Jump to ContentJump to Main Navigation
Literary CriticismA New History$
Users without a subscription are not able to see the full content.

Gary Day

Print publication date: 2008

Print ISBN-13: 9780748615636

Published to Edinburgh Scholarship Online: March 2012

DOI: 10.3366/edinburgh/9780748615636.001.0001

Show Summary Details

English Renaissance Criticism

English Renaissance Criticism

Chapter:
(p.111) Chapter 3 English Renaissance Criticism
Source:
Literary Criticism
Author(s):

Gary Day

Publisher:
Edinburgh University Press
DOI:10.3366/edinburgh/9780748615636.003.0004

This chapter addresses the development of English Renaissance criticism. The development of the language is greatly indebted to William Tyndale's translation of the Bible. Protestantism's main contribution in literary criticism is the idea that readers should decide for themselves what a work means. A brief examination of the relation between feudalism and capitalism is then presented. The chapter also explores how politics shaped the character of criticism. There is a synergy between ideals of English and ideals of art. The political attempt to control the vernacular was countered by economic developments. The rise of Protestantism and the invention of the printing press both undermined the traditional hierarchy of reading. In the medieval world, tradition was largely a principle of continuity, the expression of a universal culture. If criticism was to defend poetry it had to develop an idiom capable of conveying its unique, as well as its universal, qualities.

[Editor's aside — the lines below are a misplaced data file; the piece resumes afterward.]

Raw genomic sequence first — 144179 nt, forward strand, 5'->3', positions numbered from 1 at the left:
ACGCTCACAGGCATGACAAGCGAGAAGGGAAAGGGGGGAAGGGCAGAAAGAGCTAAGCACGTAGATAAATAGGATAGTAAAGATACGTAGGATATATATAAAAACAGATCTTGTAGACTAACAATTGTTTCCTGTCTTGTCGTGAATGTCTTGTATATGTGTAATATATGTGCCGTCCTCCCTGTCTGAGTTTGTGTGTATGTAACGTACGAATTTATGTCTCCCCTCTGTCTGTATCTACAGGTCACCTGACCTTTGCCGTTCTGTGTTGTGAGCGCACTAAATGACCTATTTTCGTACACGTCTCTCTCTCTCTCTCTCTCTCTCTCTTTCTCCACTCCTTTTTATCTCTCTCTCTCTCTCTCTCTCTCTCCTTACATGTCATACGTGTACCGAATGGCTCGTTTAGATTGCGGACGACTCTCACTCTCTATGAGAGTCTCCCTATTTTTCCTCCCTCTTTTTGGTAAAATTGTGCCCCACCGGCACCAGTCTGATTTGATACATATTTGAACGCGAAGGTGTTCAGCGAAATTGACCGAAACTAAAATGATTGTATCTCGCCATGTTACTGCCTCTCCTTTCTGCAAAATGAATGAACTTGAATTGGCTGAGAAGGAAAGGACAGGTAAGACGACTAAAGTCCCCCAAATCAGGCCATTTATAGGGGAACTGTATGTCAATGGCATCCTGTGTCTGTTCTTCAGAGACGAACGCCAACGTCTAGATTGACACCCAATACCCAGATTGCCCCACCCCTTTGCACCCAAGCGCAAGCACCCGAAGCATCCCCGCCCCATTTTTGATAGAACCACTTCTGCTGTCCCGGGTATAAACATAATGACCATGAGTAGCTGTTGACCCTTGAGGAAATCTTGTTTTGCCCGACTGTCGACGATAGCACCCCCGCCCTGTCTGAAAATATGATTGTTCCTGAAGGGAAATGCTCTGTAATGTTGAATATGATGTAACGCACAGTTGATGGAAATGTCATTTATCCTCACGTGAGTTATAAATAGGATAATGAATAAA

Keywords:   English Renaissance criticism, William Tyndale, Bible, Protestantism, feudalism, capitalism, politics, vernacular, poetry

Edinburgh Scholarship Online requires a subscription or purchase to access the full text of books within the service. Public users can however freely search the site and view the abstracts and keywords for each book and chapter.

Please, subscribe or login to access full text content.

If you think you should have access to this title, please contact your librarian.

To troubleshoot, please check our FAQs, and if you can't find the answer there, please contact us.